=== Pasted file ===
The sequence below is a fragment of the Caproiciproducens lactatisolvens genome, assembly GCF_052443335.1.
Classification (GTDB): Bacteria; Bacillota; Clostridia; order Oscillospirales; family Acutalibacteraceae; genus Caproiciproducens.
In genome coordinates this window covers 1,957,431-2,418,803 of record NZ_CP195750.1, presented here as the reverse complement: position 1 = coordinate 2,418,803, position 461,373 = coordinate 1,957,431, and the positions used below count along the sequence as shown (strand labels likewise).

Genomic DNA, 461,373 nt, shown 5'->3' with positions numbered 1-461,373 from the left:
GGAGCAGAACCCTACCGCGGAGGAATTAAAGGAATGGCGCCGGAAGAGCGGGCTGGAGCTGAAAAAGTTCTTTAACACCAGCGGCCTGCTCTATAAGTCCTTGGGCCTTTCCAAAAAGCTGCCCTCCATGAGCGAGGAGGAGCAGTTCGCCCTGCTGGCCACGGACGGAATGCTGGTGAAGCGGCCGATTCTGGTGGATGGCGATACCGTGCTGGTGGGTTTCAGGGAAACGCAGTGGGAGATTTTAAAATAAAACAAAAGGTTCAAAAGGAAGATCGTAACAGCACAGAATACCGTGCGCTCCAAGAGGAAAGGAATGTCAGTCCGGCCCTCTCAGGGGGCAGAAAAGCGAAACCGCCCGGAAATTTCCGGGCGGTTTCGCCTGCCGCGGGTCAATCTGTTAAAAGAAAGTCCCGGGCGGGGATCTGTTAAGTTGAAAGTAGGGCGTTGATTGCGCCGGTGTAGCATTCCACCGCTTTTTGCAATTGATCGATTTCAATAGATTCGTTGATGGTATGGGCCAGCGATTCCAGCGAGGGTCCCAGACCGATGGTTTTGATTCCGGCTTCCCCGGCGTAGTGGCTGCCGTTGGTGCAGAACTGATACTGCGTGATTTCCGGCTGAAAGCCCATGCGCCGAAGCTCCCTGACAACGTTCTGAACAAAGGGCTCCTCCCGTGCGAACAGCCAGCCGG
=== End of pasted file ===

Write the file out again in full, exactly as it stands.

The sequence below is a fragment of the Caproiciproducens lactatisolvens genome, assembly GCF_052443335.1.
Classification (GTDB): Bacteria; Bacillota; Clostridia; order Oscillospirales; family Acutalibacteraceae; genus Caproiciproducens.
In genome coordinates this window covers 1,957,431-2,418,803 of record NZ_CP195750.1, presented here as the reverse complement: position 1 = coordinate 2,418,803, position 461,373 = coordinate 1,957,431, and the positions used below count along the sequence as shown (strand labels likewise).

Genomic DNA, 461,373 nt, shown 5'->3' with positions numbered 1-461,373 from the left:
GGAGCAGAACCCTACCGCGGAGGAATTAAAGGAATGGCGCCGGAAGAGCGGGCTGGAGCTGAAAAAGTTCTTTAACACCAGCGGCCTGCTCTATAAGTCCTTGGGCCTTTCCAAAAAGCTGCCCTCCATGAGCGAGGAGGAGCAGTTCGCCCTGCTGGCCACGGACGGAATGCTGGTGAAGCGGCCGATTCTGGTGGATGGCGATACCGTGCTGGTGGGTTTCAGGGAAACGCAGTGGGAGATTTTAAAATAAAACAAAAGGTTCAAAAGGAAGATCGTAACAGCACAGAATACCGTGCGCTCCAAGAGGAAAGGAATGTCAGTCCGGCCCTCTCAGGGGGCAGAAAAGCGAAACCGCCCGGAAATTTCCGGGCGGTTTCGCCTGCCGCGGGTCAATCTGTTAAAAGAAAGTCCCGGGCGGGGATCTGTTAAGTTGAAAGTAGGGCGTTGATTGCGCCGGTGTAGCATTCCACCGCTTTTTGCAATTGATCGATTTCAATAGATTCGTTGATGGTATGGGCCAGCGATTCCAGCGAGGGTCCCAGACCGATGGTTTTGATTCCGGCTTCCCCGGCGTAGTGGCTGCCGTTGGTGCAGAACTGATACTGCGTGATTTCCGGCTGAAAGCCCATGCGCCGAAGCTCCCTGACAACGTTCTGAACAAAGGGCTCCTCCCGTGCGAACAGCCAGCCGG